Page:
After last year's craziness, we dialed Soup Swap back to 16 swappers and 15 soups. Casualty count was light this year, with the sole injury arising from socks on slippery stairs.
- The theme of the year was "two." We had 2 gumbos, 2 pea soups, 2 misos, 2 lentils, and 2 chilis. All were differentiated enough that repetition was no problem at all.
- The other themes of the year were "spicy" and "asian." At least half the offerings fit one of these categories, many both. Apologies to frf frf, who doesn't like either.
- "First sellout" was won by stripeyg for his hot and sour soup. He keeps winning "most popular" year after year. What is his secret?
- "Best telling" was won by mom, mostly by currying favor at not having a kitchen during the preparation process.
- "Best label" went to sg's "Monster Miso" because you can't lose when you put Godzilla on your soup.
- My soups this year were the (1) Angry Rooster (an aromatic siracha-based chicken soup perfect for opening the sinuses of sick people) and (2) Smack Yo' Ass Tomato Stew (a hearty vegetarian complement to grilled cheese just made for post-sledding). Both were spiced at "supermarket medium-hot", which deterred quite a few people and left both selling out in the last 75% of choices. Every year I promise myself that I'll underspice in order to increase popularity, and every year I just can't bring myself to do it.
- My greatest strategic error revolved around yuper's coveted sprout chili, which I stupidly skipped with only 1 remaining quart to pick another untouched offering. The rigors of hosting can make it very hard to strategize properly, so I missed out on a much-desired option. (She did very well, considering that she was the only newbie in the pack.)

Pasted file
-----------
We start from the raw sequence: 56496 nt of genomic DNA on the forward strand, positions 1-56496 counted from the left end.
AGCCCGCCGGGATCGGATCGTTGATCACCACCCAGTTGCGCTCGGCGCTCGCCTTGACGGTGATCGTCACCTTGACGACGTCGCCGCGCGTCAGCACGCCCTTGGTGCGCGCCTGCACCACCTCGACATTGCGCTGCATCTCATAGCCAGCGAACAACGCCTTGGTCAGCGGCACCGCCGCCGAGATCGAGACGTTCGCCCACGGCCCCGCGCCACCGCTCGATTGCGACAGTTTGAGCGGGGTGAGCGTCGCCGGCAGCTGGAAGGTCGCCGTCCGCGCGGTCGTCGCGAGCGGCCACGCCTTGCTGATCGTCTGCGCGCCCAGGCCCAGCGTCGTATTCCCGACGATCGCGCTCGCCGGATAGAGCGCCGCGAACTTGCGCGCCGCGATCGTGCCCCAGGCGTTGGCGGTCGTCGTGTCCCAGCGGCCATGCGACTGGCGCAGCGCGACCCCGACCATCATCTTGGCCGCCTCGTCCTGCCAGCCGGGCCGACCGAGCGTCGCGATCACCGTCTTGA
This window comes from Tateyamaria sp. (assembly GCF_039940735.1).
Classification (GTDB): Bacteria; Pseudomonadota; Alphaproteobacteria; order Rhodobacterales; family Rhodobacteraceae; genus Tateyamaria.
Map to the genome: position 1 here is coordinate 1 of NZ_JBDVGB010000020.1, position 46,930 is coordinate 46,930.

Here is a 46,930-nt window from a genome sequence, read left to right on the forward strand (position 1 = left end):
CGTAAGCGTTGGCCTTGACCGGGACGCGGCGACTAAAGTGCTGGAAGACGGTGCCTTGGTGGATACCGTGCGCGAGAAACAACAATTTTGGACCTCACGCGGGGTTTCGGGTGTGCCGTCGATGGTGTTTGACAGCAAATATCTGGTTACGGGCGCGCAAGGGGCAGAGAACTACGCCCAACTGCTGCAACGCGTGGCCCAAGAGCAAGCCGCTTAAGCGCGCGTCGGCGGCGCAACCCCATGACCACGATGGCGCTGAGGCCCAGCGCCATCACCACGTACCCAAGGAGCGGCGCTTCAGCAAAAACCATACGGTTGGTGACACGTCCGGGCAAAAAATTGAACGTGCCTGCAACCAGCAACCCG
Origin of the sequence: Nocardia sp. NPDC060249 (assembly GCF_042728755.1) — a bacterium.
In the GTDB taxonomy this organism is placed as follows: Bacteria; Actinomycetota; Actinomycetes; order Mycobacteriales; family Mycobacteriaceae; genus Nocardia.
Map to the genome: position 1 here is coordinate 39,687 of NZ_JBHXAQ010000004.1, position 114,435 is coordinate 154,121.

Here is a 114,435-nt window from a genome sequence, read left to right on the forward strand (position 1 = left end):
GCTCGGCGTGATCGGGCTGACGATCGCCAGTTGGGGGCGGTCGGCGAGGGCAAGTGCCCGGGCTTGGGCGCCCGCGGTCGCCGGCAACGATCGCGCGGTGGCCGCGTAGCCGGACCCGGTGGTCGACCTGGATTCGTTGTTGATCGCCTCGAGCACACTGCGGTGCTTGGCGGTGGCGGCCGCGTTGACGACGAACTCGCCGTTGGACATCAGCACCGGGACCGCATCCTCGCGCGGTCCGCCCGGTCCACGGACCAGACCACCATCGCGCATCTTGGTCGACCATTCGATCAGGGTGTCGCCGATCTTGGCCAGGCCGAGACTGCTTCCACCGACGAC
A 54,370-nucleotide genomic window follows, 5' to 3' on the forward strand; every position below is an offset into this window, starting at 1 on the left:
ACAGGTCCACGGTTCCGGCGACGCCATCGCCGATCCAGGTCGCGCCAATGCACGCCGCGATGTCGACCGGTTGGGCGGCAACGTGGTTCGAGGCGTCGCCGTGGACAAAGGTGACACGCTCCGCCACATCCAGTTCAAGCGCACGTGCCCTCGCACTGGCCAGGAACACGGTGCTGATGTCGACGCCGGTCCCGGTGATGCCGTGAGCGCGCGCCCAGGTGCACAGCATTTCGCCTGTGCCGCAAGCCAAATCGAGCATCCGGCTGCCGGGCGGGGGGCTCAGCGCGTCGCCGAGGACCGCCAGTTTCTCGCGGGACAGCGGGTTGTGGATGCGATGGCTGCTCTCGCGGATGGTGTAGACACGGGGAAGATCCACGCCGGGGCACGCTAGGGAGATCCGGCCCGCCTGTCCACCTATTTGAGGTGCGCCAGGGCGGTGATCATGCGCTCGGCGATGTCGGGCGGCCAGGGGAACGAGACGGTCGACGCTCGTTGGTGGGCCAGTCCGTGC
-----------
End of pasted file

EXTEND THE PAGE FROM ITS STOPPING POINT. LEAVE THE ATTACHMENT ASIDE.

- The "artificial scarcity" strategy continued to be popular this year, with both jt and countlibras preparing a split bill of 4 primary soups and 2 extra soups.
- I can't wait to try mw's linguica soup. 4 pounds of sausage? Sign me up!
Process changes this time around:
- Selection order reversed for the 6th round, forcing the swappers with the best initial seeds to take the last-chosen soups. This was well-received and struck most as fair. I may extend this next time by reversing order for both the 5th and 6th round.
- We assigned seeds as the swappers arrived and posted letters/labels on the wall. (best seen here) Soups on the swapping table were nicely sorted by letter. This was originally envisioned as a way to give label-makers a way to showcase their art, but had some ancillary benefits of providing a social focal point and enabled people to construct their pick-lists before the Telling. This was a new wrinkle, so only about half of the swappers brought an extra label. But I think it worked and will be repeated.
- An "on deck" circle encouraged people to be ready to pick as their immediate forebearer was making his/her selection. This had the advantage of keeping things quite snappy, even in a large Swap. Some swappers were surprised at how fast things went and some people said that they felt uncomfortably rushed. I may keep the "on-deck" concept next time, but will try not to actually rush anyone.
- Strict enforcement of the 1-swapper, 1-letter rule. Those who brought multiple soups assigned their physical selection to a proxy, which prevented confusion and gave everyone something to do. I think it worked, though it's a bit hard to explain.
Swapping is over. May the eating begin.